Variable expenses         70      70           .70
Contribution margin    \$ 30       30           .30

The amount that goes toward covering fixed costs
and operating income
Contribution Margin Formula

(Fixed expenses + Operating income)
÷ Contribution margin per unit = Units

Assuming Fixed Expenses = \$90,000,
how many units need to be sold to break even?
Contribution Margin Ratio
Formula
Want to compute break even in terms of
sales dollars

(Fixed expenses + Operating income)
÷ Contribution margin ratio = \$ Sales

How much in sales is needed for break even?
Two Approaches to Compute
Profits

Conventional income statement

Contribution margin income statement
Conventional Income
Statement

Cost of       Gross
Sales    –              =
Goods Sold     Margin

Gross        Operating        Net
–             =
Margin       Expenses       Income
Contribution Margin
Income Statement

Variable     Contribution
Sales    –               =
Expenses       Margin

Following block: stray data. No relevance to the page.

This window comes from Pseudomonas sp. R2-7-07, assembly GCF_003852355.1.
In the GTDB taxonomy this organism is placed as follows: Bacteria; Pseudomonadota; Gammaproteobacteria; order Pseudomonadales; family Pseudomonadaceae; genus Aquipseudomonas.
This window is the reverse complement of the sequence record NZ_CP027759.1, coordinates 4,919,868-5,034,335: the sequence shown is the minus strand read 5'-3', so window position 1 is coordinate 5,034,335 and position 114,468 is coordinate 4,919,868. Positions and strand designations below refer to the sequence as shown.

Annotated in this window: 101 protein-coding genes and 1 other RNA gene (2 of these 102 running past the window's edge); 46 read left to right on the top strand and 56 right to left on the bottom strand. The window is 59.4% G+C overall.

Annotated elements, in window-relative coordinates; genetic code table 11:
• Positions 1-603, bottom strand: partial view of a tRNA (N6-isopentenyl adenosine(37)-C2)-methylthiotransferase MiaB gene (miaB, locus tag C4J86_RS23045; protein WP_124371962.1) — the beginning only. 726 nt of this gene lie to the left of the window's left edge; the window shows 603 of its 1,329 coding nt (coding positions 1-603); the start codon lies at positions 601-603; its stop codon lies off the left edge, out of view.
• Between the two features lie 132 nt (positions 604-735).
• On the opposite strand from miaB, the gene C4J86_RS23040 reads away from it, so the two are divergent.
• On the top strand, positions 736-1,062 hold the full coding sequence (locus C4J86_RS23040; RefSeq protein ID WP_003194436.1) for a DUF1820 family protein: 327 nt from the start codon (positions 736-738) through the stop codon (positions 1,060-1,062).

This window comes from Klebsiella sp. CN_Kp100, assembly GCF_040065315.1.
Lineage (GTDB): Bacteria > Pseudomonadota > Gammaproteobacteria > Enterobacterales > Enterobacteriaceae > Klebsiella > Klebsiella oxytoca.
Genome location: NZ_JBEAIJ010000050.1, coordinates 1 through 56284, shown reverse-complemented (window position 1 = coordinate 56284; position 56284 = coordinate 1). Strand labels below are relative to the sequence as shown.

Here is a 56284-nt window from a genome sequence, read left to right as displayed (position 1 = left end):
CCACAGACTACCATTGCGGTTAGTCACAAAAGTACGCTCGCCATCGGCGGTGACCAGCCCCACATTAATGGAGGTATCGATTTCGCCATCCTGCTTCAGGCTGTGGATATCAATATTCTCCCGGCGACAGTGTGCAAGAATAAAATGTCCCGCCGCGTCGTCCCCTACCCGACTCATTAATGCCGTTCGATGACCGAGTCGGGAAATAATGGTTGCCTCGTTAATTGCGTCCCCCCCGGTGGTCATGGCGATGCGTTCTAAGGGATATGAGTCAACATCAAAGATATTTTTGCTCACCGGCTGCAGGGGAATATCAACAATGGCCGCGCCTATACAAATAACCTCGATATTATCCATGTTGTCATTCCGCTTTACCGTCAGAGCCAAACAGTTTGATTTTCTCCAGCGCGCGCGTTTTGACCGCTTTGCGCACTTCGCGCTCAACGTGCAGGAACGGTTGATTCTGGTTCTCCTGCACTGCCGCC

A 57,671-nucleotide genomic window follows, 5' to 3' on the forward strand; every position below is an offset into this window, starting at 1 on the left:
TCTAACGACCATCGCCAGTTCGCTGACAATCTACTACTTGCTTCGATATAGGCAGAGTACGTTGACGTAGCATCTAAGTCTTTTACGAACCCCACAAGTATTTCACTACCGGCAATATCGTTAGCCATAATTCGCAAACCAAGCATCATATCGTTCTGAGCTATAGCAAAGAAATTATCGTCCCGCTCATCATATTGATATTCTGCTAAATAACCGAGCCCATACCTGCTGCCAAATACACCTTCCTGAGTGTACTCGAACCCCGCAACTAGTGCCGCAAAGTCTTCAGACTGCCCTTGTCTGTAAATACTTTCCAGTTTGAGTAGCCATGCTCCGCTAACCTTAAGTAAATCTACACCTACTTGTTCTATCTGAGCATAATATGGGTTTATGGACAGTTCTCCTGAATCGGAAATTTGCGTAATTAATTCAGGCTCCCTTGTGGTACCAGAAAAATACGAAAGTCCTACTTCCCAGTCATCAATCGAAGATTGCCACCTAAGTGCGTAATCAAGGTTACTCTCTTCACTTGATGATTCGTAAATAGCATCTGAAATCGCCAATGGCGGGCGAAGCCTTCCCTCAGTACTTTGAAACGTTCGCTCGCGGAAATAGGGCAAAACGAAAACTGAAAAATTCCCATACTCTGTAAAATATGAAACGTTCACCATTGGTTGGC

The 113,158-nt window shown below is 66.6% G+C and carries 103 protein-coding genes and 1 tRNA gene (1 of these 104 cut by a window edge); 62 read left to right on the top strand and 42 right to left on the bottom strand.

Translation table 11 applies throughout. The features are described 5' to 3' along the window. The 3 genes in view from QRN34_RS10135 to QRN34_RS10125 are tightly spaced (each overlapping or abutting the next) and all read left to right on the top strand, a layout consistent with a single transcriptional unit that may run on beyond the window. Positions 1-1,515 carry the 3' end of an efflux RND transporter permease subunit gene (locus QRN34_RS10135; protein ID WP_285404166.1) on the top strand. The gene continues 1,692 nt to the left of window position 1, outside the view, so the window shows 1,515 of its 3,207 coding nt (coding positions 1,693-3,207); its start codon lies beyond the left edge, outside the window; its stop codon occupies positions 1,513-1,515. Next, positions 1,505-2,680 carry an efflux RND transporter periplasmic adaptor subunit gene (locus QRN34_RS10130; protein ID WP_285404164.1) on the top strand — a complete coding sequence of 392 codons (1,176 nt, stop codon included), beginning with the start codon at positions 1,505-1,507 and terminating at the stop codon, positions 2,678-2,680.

Contribution      Fixed            Net
–              =
Margin         Expenses        Income
Contribution Margin Example

   Luis and Tom manufacture a device that
allows users to take a closer look at
icebergs from a ship.
   The usual price for the device is \$100.
   Variable costs are \$70.
   They receive a proposal from a company
in Newfoundland to sell 20,000 units at a
price of \$85.
Contribution Margin Example

   There is sufficient capacity to produce the
order.
   How do we analyze this situation?
   \$85 – \$70 = \$15 contribution margin.
   \$15 × 20,000 units = \$300,000 (total
increase in contribution margin)
Using Cost-Volume-Profit Analysis
to Plan Profits
600